What Pro Athletes Should Tell Kids: Don’t Assault Women, And Don’t Fight Cops

What Pro Athletes Should Tell Kids: Don’t Assault Women, And Don’t Fight Cops

Suppose you had never heard of Black Lives Matter. And suppose you were in downtown Washington D.C. and saw someone wearing a T-shirt with those three words written on it, standing on a platform and saying through a bullhorn, as a Black Lives Matter leader did Saturday night: “I’m at the point where I want to put these (expletive) cops in their graves. I’m at the point where I want to burn down the (expletive) White House.”

Then suppose you went home and tuned in to watch an NBA game and saw the words “Black Lives Matter” written in giant letters on the basketball court. Would you be wondering why a major professional sports league identifies itself with an organization that wants to put cops in their graves?

That’s what Black Lives Matter leaders are out there saying every night. Every day, pro athletes in all the major sports leagues are doing whatever they can to support the organization.

No decent person in America disagrees with the proposition that black lives matter, but the organization is about so much more than that undeniable proposition. When in Kenosha, Wis., Jacob Blake, an unarmed black man, was shot in the back by a white cop last week, there were team boycotts and canceled games in the NBA and NHL, and MLB and NFL teams canceled practice.

Players took the opportunity to speak out about police brutality and racial injustice. Of course, they spoke out before any of the details of Blake’s shooting were known.

An arrest warrant was out for him on a sexual assault charge. That was the reason for the 911 call that resulted in his confrontation with the cops. A video shows him repeatedly resisting arrest, and the Wisconsin Department of Justice said Blake “admitted to having a knife.”

New Orleans Saints quarterback Drew Brees showed up at practice with Blake’s name taped across the front of his helmet. Blake is on his way to becoming a martyr and LeBron James has used his NBA platform to talk about how black men live in fear because they’re being hunted in the streets. There is not a shred of evidence to support that contention, but who’s going to have the guts to point that out?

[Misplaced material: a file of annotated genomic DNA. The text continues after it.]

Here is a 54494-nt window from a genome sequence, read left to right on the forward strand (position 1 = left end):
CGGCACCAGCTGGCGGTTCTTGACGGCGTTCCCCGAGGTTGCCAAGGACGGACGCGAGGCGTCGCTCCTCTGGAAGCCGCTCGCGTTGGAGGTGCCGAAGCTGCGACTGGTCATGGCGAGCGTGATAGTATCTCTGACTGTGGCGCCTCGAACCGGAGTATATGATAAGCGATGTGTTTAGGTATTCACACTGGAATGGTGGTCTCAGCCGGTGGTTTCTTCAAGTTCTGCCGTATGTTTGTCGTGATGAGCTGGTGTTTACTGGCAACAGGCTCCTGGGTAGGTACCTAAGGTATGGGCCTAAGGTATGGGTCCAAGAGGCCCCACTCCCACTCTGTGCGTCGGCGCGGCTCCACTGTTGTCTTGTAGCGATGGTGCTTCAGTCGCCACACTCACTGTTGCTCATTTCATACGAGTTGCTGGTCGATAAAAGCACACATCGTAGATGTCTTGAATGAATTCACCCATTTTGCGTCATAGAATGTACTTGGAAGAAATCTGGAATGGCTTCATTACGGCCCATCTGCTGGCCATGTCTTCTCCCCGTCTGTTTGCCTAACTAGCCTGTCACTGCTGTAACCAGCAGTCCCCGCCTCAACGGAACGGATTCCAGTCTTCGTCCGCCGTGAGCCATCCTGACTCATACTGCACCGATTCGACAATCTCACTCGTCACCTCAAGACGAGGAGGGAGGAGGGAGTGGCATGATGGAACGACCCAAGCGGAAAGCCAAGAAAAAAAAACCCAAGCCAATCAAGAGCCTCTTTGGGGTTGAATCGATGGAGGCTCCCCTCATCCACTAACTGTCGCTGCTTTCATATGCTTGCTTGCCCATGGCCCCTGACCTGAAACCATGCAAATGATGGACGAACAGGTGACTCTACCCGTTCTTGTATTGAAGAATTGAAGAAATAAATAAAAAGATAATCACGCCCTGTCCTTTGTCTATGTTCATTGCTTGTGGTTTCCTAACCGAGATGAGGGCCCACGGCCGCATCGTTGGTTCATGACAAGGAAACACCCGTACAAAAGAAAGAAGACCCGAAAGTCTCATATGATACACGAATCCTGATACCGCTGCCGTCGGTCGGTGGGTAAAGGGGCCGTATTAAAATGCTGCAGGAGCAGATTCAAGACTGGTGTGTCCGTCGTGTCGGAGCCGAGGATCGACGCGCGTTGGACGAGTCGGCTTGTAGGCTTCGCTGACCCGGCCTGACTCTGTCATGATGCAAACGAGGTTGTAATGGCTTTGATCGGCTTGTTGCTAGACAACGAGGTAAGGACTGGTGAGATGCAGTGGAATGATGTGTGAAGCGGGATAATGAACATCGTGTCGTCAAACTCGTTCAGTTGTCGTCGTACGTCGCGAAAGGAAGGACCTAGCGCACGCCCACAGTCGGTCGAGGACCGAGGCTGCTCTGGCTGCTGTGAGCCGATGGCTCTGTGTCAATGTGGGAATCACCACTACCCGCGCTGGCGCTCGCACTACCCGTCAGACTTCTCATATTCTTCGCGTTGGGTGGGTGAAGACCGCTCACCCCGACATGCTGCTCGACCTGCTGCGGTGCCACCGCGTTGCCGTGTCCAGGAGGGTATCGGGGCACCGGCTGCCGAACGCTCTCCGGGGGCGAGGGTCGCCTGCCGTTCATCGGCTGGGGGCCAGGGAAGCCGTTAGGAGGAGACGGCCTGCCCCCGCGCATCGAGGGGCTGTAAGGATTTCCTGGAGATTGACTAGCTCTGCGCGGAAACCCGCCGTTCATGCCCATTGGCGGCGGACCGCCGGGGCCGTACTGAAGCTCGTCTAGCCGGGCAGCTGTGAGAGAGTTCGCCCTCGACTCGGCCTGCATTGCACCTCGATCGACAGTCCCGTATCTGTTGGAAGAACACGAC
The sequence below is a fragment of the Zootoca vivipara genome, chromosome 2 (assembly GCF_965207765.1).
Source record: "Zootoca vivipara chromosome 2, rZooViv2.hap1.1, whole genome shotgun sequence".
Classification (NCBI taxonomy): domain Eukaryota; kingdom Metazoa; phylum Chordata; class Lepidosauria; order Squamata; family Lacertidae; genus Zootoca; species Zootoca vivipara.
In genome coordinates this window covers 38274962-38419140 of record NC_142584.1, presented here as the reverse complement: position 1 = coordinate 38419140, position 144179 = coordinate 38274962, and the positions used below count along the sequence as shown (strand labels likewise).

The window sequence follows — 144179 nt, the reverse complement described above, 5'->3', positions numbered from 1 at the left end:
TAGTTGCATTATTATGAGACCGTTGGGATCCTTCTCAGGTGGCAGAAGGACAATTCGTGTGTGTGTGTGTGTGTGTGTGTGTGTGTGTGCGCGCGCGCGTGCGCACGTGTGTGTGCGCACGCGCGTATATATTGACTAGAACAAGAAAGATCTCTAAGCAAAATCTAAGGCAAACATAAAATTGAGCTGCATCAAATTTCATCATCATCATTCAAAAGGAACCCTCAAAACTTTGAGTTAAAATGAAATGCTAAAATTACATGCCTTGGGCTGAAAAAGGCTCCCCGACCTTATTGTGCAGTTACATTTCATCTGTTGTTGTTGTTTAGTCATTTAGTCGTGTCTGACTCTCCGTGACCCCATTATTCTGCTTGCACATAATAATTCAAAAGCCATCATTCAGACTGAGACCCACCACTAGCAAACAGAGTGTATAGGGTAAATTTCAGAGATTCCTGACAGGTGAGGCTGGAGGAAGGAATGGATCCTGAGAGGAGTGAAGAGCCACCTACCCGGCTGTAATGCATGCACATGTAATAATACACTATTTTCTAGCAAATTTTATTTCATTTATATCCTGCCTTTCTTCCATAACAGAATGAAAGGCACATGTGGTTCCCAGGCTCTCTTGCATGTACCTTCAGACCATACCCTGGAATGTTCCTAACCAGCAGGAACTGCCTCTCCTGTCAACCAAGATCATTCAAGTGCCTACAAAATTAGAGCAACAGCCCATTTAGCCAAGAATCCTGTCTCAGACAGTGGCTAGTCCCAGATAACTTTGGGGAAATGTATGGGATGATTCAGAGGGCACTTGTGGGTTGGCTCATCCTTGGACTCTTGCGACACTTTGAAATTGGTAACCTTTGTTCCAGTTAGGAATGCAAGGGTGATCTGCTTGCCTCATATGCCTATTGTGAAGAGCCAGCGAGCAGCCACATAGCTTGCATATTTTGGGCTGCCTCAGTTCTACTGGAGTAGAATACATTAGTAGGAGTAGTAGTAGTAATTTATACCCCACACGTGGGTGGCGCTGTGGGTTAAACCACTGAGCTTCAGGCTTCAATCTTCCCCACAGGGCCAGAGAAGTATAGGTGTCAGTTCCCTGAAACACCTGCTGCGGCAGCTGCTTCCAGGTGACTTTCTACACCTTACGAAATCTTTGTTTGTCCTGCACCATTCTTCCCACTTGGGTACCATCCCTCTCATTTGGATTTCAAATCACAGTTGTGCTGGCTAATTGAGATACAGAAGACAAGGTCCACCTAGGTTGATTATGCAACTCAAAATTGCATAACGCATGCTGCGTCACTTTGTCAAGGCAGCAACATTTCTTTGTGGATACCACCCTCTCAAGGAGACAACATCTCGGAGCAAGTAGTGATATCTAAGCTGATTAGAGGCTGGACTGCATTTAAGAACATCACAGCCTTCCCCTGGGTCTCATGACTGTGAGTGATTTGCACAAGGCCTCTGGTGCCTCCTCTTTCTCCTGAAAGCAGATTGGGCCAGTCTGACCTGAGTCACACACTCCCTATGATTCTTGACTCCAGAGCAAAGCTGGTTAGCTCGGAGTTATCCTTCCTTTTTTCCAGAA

Speaking of platforms, have you seen or heard one player, commissioner, or team official mention that Blake has made some seriously bad life choices and only has himself to blame for what happened to him? When people with the kind of following that James has insist on advancing the false narrative that cops are out there looking for young black men to shoot, how does that help?

Instead of using that platform to tell young black men that cops are out to get them and to support an organization that has leaders encouraging people to “put cops in their graves,” wouldn’t it be more helpful to point out that Blake is responsible for the consequences of an alleged sexual assault and resisting arrest when served a warrant? Wouldn’t it be better if all athletes encouraged all kids to never resist arrest?

Have you heard any star athlete mention the stupidity of committing crimes and then making it worse by resisting arrest? I haven’t. Maybe I missed it. If there was an athlete who suggested waiting until an investigation was done into the Blake shooting, I missed that, too.

If we’re to believe that young people, especially young black men, can be influenced by what they hear from superstar black athletes like LeBron James, shouldn’t we be asking why those athletes don’t spend more time talking about the importance of graduating from high school, not having kids before you’re married, and getting a job, and less time demonizing the police?

By constantly feeding young black Americans false information about police killing people who look like them for no reason and elevating bad people like Blake to sainthood, they’re not helping. They’re making things worse. And they may actually be inciting people to riot.

Pittsburgh ex-TV sportscaster, columnist, and talk show host John Steigerwald is the author of the Pittsburgh sports memoir, “Just Watch The Game.” Follow him on Twitter and listen to his podcast at pittsburghpodcastnetwork.com.
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